Paint Booth Exhaust Filters

Paint Booth Exhaust Filters

Recent trends in Paint Booth regulations and filter manufacturing have created some confusion in what type of filters are actually needed for paint booth exhaust.  Too often we find that operators are using old-style filters that perform poorly compared to more modern styles.  With the costs associated with changing and disposing of paint booth exhaust filters, and non-compliance issues with State and Federal regulations it pays to take the time to periodically review what you are using and why.  Here are 4 of the top trends currently impacting industrial coating filtration:

1) Paints & Regulations Are Changing
Not Earth-Shattering or shocking information here, but it is the single biggest change to the industry.  It wasn’t that long ago filters we now label as “low-efficiency” like fiberglass, polyester, and slit-expanded paper products were all you needed to capture enough of the coating to keep the fans and ducts clean and keep regulators from issuing citations or warnings.  Advances like “nanocoating” or incorporating nano-particles into paints have made for beneficial end-user experiences but they have also ratcheted up the air permit regulations like the EPA (and most people I think would agree) doesn’t want facilities to be pumping vast amounts of nano-particle sized titanium dioxide, chromates, etc into the air.


2) Fiberglass Media is Disappearing.
Once the standby in industrial paint booths of all sizes and uses, the traditional roll or pad of fiberglass paint overspray media is quickly becoming a thing of the past.  Your supplier may not have told you about this yet but it won’t be long before even the largest suppliers stop offering this staple product.  There are a couple reasons for this: First it is getting prohibitivly expensive to manufacture melt-blown glass, which when the basis for your existence is low-price negatively impacts the ability to compete.  Higher costs on a low-cost item have forced all but the largest of manufactures to stop producing this filter media, meaning that some manufacturers that used to make their own fiberglass overspray media now buy it from a competitor.  (It’s a small world after all) Secondly, as mentioned before with changing paints and regulations the fiberglass media just doesn’t capture enough small particles to be worthwile for a growning number of paint booth operators.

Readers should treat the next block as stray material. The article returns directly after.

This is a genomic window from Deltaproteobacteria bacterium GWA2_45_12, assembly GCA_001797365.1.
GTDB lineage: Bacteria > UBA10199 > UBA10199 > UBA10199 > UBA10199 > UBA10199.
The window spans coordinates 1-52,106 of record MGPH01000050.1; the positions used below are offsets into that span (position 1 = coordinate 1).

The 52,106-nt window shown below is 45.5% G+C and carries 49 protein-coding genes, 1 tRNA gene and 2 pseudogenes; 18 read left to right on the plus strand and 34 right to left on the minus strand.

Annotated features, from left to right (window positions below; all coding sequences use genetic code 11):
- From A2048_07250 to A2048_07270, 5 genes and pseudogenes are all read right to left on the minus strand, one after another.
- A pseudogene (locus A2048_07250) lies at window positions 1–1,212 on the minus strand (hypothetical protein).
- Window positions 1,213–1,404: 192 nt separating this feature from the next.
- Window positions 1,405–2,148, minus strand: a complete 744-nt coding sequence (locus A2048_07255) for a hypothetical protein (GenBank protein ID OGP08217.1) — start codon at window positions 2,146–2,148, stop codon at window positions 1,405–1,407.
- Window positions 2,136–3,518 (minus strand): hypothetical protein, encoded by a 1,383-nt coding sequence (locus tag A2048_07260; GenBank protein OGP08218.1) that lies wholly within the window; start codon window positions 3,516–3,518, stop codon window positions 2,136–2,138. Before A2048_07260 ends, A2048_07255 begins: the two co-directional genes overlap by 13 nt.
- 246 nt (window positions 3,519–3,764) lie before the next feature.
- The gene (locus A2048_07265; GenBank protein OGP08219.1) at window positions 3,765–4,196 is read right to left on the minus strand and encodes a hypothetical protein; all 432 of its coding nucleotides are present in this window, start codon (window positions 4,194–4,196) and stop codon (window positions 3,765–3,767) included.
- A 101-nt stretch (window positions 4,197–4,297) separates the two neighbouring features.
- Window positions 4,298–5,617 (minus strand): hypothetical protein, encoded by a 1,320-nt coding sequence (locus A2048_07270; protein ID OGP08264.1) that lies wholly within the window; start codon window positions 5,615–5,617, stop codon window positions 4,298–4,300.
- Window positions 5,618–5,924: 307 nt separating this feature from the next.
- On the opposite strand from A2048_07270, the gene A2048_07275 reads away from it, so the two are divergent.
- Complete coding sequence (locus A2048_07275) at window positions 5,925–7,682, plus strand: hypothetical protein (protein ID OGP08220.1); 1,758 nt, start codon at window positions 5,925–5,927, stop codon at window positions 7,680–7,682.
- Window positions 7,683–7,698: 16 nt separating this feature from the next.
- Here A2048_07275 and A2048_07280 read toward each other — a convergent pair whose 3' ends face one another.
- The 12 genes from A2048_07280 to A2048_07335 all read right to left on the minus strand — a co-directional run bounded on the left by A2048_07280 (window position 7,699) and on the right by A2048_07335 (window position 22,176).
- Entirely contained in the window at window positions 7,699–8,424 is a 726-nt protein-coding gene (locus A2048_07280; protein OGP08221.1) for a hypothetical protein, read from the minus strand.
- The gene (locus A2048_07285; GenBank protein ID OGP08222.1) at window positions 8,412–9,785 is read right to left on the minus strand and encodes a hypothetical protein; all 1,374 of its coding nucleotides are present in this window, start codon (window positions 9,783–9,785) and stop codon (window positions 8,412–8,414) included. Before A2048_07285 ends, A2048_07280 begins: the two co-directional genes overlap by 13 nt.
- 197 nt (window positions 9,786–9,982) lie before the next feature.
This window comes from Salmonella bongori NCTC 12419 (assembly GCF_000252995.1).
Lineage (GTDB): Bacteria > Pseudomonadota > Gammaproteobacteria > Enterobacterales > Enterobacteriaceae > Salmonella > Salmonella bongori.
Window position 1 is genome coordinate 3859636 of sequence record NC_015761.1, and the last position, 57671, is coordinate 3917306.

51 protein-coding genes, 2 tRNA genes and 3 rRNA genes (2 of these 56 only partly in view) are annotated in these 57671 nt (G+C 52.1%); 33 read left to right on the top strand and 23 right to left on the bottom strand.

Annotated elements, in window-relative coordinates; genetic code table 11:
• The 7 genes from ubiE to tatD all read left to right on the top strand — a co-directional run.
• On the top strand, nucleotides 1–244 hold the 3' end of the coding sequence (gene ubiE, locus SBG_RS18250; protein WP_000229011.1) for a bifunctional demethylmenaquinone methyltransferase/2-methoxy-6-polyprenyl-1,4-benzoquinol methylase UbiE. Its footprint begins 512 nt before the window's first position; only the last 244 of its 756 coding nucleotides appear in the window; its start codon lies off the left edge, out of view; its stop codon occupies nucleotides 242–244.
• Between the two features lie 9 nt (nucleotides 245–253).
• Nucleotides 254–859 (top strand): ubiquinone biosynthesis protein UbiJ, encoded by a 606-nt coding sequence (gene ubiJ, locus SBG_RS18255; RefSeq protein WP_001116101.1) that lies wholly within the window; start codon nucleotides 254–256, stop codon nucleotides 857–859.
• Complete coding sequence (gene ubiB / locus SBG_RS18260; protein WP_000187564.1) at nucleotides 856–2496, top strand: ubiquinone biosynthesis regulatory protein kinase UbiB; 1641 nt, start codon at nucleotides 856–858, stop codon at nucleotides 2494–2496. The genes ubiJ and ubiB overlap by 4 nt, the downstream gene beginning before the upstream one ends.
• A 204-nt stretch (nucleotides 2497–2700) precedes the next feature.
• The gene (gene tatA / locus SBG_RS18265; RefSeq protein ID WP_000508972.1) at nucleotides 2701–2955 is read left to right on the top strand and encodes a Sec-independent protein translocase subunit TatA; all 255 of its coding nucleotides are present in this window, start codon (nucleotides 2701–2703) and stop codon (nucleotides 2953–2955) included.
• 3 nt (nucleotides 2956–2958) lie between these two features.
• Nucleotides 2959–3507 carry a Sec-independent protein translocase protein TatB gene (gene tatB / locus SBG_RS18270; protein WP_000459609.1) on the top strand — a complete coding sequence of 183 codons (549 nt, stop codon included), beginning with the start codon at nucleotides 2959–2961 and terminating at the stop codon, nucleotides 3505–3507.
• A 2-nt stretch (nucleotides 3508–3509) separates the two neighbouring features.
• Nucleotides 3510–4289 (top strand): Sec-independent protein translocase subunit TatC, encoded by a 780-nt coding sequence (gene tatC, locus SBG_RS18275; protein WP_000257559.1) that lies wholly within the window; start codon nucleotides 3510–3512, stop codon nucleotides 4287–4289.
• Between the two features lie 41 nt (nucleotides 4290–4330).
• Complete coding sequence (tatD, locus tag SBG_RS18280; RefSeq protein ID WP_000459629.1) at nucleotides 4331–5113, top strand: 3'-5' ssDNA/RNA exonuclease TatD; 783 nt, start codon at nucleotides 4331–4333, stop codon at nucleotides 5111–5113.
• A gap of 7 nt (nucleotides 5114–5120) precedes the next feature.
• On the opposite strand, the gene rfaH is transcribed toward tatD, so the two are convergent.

3) Explosion of Polyester Media
Quickly replacing the low-cost fiberglass rolls and pads is polyester media that can hold more paint and capture smaller particles, all at a narrowing price difference.  Most of the applications we come across are better served by a low-cost polyester compared to a low-cost fiberglass.  Polyester overpray media also offers the ability to “customize” the media itself by adding grooves or notches to increase surface area, making the media stiffer so it doesn’t dog-ear as many pads do, and having a controlled progessive densitiy/needled media spacing through the depth of the filter.  Some of these advances are more beneficial than others, most of these just sound good and make for pretty brochures and a unique sales pitch – so buyer beware of fancy/customized polyester overspray media.

4) NESHAP Systems.
This is a topic that really deserves its own post, but I’ll try to be brief here for an overview.  There is no requirement that filters must be used as a 2-Stage NESHAP or 3-Stage NESHAP system in order to “pass” the environmental regulations.  Anyone who insists that to be compliant in either an existing or new NESHAP booth you need to have 2, 3, or more stages of filtration just wants to sell you more filters than you need OR doesn’t have access to newer filter technology.  In fact, there is a manufacturer of paint booth exhaust filters that was awarded approval on a single-stage New Booth NESHAP product.  The amount of labor, energy, disposal, and raw-cost savings that this product will bring to the industry is gigantic.  However, it will be met with resistance from the “old-school” filter people who are more concerned about selling more volume and expensive filter combinations.


Understandably, reviewing your current filter use can seem like a waste of time, as most filter sales people are just that – sales people looking to spin their product in a way that seems best for you – But partnering with a knowledgeable specialist of paint booth exhaust filters can be overwhelmingly beneficial.

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